My plan is to write picture books, story books, readers in English for beginners and older children, and novels for juniors and young teenagers. Most of my books would be in English, but some would be suitable for translation into Amharic.

To write, I need to place myself in a comfortable, quiet location with no distractions whatsoever (no husband, no children, no pets, no school, no Internet!), where I can work uninterrupted and complete a number of typescripts for children’s books in English over a fortnight. The ideal location for me is a hotel where cooking and cleaning are done for me so that I can maximise the time spent thinking and writing daily.

Of course, there are many creative writing courses and retreats in exotic places such as Greece, Thailand and Cuba, but I prefer to find peace and quiet locally, in Ethiopia.

Hotels in Debark, Gonder, Bahir Dar and Addis Ababa are not suitable, as I am known in these places and would be obliged to socialize with friends and my husband’s relatives, and would not get any writing done! No, I need to go on retreat to a remote lodge.

The nearest lodge to me is the Simien Lodge in the Simien Mountains. At an altitude of 3,260 metres, it is the highest hotel in Africa. Alas, much as I would love to be in the Simien Mountains, I would not be able to concentrate on writing because of the cold and the high altitude, which always gives me headaches (the cold is already a problem for me in Debark, which is at an altitude of 2,900 metres).

The next nearest lodge is Gheralta Lodge in Tigray, which is a hot place (I love to be warm). It is a half-day’s drive from Aksum. I can reach Aksum by bus from Dib Bahir in a day. In Aksum I would hire a vehicle to reach Gheralta because it is remote and not served by public transport.

Gheralta Lodge has recently been built by an Italian family. There are several rooms, including one single room, which would suit me. For full board for two weeks, including the return vehicle hire from Aksum and the return bus journey from Dib Bahir (with possible overnight stays in transit), the total cost would be 18,000 birr.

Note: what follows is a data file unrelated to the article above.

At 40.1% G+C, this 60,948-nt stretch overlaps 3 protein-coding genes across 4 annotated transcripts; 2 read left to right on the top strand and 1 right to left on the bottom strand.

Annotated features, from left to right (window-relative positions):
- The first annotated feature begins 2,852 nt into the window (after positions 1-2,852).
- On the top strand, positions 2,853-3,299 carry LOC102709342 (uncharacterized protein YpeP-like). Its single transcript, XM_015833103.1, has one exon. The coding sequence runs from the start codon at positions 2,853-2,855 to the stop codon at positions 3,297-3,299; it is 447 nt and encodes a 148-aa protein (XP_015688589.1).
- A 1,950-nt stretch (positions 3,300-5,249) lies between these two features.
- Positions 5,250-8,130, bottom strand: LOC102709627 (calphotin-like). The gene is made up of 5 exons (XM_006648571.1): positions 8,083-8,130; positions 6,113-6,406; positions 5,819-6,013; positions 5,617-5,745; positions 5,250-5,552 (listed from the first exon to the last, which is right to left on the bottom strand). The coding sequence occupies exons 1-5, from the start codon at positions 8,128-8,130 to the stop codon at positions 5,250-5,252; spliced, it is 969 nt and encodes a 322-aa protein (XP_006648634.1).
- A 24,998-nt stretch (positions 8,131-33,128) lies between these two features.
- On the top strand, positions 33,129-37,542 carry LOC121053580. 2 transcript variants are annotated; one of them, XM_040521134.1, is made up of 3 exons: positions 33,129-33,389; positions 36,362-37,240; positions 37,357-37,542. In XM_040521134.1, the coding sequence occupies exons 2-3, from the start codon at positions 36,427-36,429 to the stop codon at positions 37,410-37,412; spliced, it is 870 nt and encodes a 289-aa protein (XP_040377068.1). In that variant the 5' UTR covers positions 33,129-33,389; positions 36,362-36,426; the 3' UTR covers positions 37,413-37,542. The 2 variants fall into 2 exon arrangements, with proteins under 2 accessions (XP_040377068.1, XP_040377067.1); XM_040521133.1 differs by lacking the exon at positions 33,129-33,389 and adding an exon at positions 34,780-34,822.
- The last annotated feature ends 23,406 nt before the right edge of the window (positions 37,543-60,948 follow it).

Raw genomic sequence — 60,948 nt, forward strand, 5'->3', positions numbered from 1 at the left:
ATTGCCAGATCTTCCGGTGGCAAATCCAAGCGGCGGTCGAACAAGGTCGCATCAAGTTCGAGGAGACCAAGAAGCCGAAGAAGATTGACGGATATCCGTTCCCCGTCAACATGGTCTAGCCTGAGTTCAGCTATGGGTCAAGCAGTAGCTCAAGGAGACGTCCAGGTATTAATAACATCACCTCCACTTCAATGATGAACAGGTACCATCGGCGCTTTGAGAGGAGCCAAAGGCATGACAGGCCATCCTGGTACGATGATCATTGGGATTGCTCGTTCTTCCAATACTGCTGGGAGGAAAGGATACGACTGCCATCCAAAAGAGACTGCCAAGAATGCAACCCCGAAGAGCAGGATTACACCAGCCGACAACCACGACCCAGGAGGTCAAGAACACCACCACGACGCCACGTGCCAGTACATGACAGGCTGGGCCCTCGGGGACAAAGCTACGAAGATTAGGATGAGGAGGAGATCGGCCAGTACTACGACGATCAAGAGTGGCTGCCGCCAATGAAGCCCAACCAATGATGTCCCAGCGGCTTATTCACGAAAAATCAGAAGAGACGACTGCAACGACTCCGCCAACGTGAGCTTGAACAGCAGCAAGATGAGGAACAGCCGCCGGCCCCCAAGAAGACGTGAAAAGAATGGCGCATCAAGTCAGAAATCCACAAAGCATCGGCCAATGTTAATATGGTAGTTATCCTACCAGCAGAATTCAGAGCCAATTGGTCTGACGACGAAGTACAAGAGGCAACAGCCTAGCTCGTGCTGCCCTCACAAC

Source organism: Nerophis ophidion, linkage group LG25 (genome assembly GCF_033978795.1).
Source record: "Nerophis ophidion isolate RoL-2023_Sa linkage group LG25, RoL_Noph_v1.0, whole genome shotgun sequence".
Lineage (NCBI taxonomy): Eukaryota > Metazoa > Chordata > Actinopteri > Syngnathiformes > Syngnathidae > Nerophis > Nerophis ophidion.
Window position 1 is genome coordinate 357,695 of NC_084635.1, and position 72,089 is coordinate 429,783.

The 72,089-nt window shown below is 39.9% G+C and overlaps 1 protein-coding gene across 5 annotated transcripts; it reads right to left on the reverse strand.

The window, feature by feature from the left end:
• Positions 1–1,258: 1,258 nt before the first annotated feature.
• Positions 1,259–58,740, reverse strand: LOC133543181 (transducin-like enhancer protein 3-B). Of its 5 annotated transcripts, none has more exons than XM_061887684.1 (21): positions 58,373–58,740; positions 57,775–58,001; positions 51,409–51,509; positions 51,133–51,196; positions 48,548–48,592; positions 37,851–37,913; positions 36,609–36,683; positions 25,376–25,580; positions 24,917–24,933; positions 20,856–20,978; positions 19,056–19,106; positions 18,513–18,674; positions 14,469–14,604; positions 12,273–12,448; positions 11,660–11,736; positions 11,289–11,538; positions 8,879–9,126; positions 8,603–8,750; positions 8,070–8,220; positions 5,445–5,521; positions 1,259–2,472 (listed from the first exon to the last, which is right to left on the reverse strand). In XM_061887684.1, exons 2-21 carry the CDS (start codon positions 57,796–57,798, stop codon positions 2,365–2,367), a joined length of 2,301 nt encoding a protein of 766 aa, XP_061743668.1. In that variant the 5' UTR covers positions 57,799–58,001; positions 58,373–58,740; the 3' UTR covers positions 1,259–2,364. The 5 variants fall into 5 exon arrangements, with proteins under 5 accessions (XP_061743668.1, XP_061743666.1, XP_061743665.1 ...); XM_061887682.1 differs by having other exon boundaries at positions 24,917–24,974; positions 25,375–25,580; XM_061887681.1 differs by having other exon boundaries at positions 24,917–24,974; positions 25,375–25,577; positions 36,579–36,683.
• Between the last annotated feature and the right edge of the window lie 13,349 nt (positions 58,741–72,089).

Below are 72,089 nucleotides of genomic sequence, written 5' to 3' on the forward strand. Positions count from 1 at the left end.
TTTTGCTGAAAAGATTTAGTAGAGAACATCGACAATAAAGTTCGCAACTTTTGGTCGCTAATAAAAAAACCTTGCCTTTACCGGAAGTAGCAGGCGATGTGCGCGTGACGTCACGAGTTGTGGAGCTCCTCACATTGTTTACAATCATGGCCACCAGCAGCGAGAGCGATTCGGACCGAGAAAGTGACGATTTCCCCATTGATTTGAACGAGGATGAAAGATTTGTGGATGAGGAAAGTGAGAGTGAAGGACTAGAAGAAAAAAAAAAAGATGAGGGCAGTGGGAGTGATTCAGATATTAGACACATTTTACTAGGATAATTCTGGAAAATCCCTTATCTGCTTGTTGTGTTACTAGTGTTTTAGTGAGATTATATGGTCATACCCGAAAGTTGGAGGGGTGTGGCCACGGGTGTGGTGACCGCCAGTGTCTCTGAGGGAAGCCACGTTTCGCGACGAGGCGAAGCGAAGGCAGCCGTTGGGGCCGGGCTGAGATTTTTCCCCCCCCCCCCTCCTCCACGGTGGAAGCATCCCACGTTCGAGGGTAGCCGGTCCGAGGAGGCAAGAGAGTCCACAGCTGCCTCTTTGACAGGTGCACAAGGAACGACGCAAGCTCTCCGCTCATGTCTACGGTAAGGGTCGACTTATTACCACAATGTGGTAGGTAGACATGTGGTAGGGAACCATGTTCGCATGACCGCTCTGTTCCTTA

If I can find a sponsor every year, I could make my writing retreat an annual event and produce numerous typescripts each year.

Outcome of the Writing Retreats

With typescripts completed, I would contact publishers in England and meet with illustrators and talk to publishers in Gonder and Addis Ababa before making a decision whether or not to publish the books myself. The Dinkenesh Fund is interested in paying the printing and distribution costs for children’s books that educate children about having compassion for animals.


I am a qualified TESOL (Teaching English to Speakers of Other Languages) teacher, having completed a one-year part-time course in England where I was awarded my TESOL certificate with distinction in 1999. I teach English at Empress Mentewab School.

In 2008, I completed the Open College of the Arts Starting to Write course. As a result, creative writing became part of my daily life. I collect and file snippets of information and jot down ideas for stories; I draft rough outlines of books. But I rarely have the peace and quiet I need to finish these stories.

In 2012, I completed the OCA Lifelines:Autobiography course (see my WRITING BLOG). I would also do some work on my memoirs during a writing retreat.

Writing Experience

In the course of my career, I have always written reports, proposals and promotional literature.

I am currently working through Nina Milton’s Enchanted Pen writing for children course and the Fish Flash Fiction course.

In a Leaf Books competition, two pieces of short fiction I submitted were highly commended and included in the anthology of winning entries, Pod, published by Leaf Books in 2010. See my WRITING BLOG for more details.

I have written a number of short stories, including Olive Tree at Sunset, which was on the YouWriteOn website during 2012, where it has received a number of excellent reviews ("beautifully written"). In November 2012 it was rated Number 1 on the website for a time. As a result I took the next step and e-published it at Ether Books - see my WRITING BLOG for full details.


As explained above, the cost of my going on a fortnight’s writing retreat at Gheralta Lodge would be 18,000 birr (that's £650, 800 euros or US$1,000).

Please help me to contribute to Ethiopian children's literature by sponsoring me to go on an annual writing retreat. Contact me to discuss this further. Funds may be sent direct to me - see GIVE for instructions.